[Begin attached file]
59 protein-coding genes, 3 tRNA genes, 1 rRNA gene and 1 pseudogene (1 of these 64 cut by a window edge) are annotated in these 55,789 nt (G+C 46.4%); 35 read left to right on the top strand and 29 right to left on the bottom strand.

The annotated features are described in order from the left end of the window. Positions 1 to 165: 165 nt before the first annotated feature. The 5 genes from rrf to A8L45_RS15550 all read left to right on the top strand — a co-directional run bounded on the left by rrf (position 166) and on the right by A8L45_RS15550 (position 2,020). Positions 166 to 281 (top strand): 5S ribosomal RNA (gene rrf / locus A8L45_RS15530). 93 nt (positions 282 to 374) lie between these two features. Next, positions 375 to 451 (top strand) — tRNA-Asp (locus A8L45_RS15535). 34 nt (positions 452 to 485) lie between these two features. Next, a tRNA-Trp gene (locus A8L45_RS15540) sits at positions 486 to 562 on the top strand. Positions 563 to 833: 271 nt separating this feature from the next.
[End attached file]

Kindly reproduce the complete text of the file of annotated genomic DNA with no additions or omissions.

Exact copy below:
59 protein-coding genes, 3 tRNA genes, 1 rRNA gene and 1 pseudogene (1 of these 64 cut by a window edge) are annotated in these 55,789 nt (G+C 46.4%); 35 read left to right on the top strand and 29 right to left on the bottom strand.

The annotated features are described in order from the left end of the window. Positions 1 to 165: 165 nt before the first annotated feature. The 5 genes from rrf to A8L45_RS15550 all read left to right on the top strand — a co-directional run bounded on the left by rrf (position 166) and on the right by A8L45_RS15550 (position 2,020). Positions 166 to 281 (top strand): 5S ribosomal RNA (gene rrf / locus A8L45_RS15530). 93 nt (positions 282 to 374) lie between these two features. Next, positions 375 to 451 (top strand) — tRNA-Asp (locus A8L45_RS15535). 34 nt (positions 452 to 485) lie between these two features. Next, a tRNA-Trp gene (locus A8L45_RS15540) sits at positions 486 to 562 on the top strand. Positions 563 to 833: 271 nt separating this feature from the next.